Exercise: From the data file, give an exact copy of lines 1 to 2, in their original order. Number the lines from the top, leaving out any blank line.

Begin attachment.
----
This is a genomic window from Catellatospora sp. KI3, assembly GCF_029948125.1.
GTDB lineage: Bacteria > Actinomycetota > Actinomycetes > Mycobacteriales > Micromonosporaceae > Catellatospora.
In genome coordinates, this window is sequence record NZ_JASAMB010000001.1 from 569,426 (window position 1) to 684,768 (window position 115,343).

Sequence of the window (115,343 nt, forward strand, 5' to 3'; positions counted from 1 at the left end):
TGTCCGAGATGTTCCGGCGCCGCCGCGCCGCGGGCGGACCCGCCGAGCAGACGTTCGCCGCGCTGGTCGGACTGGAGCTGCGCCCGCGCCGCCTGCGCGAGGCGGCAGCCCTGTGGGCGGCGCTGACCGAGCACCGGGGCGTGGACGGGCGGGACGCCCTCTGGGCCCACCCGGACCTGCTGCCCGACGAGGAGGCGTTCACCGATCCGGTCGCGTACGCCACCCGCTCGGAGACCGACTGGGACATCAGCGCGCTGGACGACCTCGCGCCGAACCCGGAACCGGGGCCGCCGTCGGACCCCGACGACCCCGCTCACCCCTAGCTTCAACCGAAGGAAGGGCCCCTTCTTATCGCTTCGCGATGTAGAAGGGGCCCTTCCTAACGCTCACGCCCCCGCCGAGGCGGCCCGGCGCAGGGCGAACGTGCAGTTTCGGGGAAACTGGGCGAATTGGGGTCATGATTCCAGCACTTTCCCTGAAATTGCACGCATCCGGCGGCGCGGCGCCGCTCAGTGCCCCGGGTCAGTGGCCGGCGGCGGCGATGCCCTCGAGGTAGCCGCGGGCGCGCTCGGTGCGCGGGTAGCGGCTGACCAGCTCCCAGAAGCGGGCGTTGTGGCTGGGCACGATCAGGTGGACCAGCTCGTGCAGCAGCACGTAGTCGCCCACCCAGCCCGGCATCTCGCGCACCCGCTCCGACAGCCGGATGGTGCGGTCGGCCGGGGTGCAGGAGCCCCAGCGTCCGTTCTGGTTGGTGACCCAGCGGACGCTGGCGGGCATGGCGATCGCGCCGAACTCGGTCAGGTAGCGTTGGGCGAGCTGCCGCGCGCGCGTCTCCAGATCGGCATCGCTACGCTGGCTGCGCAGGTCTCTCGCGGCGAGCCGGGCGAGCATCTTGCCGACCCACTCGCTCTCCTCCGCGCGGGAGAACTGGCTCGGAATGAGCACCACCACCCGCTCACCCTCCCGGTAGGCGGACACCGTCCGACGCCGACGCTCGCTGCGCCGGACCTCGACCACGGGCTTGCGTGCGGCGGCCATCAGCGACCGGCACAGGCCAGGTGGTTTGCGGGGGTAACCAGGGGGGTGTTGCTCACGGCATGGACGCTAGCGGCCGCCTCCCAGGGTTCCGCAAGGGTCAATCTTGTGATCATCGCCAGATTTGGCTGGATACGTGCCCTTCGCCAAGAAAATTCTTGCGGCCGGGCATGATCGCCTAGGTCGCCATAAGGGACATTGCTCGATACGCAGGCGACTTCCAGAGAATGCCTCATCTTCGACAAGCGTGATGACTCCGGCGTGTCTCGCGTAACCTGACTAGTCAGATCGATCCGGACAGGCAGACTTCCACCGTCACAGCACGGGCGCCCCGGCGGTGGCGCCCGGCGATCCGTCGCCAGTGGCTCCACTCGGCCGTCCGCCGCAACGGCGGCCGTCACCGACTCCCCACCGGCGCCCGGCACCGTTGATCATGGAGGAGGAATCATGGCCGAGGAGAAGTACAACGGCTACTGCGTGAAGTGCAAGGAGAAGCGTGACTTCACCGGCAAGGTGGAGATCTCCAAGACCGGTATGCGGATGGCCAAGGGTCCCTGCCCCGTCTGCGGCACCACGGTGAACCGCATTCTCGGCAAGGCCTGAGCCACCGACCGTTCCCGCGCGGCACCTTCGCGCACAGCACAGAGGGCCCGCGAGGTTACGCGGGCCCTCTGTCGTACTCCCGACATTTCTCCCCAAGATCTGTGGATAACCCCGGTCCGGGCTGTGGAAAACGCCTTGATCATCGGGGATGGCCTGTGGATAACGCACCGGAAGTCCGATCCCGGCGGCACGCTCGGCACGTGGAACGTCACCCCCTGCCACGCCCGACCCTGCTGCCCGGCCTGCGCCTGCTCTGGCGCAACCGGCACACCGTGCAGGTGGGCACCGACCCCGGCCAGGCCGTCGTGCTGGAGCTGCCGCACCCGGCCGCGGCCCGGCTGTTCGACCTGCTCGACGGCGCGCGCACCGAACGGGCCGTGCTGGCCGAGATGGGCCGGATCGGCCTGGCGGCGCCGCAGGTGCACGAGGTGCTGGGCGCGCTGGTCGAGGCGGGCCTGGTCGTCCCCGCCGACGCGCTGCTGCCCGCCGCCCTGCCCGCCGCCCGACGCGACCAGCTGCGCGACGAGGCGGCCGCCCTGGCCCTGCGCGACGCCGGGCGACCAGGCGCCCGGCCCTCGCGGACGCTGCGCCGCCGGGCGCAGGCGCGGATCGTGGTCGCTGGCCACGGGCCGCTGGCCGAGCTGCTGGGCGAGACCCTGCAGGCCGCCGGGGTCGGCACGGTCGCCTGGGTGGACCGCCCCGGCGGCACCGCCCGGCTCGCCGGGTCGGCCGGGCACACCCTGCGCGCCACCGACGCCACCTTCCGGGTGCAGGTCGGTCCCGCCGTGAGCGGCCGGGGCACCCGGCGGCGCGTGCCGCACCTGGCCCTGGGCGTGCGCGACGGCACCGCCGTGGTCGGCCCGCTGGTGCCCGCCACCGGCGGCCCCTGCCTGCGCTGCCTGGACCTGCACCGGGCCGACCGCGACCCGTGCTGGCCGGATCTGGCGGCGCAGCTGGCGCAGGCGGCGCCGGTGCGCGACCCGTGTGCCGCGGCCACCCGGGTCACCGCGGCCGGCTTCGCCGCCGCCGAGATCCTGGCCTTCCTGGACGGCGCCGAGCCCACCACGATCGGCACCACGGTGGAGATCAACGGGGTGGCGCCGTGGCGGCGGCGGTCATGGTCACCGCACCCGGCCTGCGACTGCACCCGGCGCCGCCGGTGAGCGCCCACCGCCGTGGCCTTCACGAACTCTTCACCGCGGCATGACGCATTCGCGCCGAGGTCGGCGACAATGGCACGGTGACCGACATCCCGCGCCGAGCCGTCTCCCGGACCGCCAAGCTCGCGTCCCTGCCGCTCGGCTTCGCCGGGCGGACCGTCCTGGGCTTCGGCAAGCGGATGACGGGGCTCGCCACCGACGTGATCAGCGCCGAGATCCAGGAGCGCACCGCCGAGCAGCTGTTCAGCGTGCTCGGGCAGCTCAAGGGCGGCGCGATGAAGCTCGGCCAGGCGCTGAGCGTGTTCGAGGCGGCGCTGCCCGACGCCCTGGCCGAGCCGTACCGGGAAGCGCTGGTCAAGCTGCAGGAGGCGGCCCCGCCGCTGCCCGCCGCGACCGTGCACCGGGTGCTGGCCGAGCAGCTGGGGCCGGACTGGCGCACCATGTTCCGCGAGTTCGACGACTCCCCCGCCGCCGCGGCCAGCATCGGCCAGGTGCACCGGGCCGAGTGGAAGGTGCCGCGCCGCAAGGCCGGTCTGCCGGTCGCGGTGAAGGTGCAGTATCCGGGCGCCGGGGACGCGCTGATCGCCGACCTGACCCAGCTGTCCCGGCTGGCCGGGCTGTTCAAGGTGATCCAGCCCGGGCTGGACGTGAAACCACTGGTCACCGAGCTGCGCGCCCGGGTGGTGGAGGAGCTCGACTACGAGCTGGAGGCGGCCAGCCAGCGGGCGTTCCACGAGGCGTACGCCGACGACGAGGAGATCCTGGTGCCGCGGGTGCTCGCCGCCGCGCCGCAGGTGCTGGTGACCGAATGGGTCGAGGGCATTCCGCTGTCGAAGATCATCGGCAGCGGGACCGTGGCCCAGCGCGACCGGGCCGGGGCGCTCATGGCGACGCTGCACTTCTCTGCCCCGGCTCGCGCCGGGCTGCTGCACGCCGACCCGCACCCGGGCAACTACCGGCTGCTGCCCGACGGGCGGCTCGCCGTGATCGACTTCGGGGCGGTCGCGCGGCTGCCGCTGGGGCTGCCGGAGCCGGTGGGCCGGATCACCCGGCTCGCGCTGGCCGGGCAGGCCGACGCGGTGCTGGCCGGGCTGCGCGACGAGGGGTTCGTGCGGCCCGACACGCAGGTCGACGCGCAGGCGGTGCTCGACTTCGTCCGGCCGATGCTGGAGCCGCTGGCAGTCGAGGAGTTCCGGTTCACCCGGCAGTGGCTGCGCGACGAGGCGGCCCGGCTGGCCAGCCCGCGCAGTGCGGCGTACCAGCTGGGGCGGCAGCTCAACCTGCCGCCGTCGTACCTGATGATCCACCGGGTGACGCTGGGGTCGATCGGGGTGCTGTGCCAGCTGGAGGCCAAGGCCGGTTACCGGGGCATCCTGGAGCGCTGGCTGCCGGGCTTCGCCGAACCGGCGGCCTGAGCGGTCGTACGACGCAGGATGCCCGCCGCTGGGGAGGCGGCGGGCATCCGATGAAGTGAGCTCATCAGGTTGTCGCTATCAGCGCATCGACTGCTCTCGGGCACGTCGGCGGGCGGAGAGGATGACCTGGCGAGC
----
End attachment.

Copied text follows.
This is a genomic window from Catellatospora sp. KI3, assembly GCF_029948125.1.
GTDB lineage: Bacteria > Actinomycetota > Actinomycetes > Mycobacteriales > Micromonosporaceae > Catellatospora.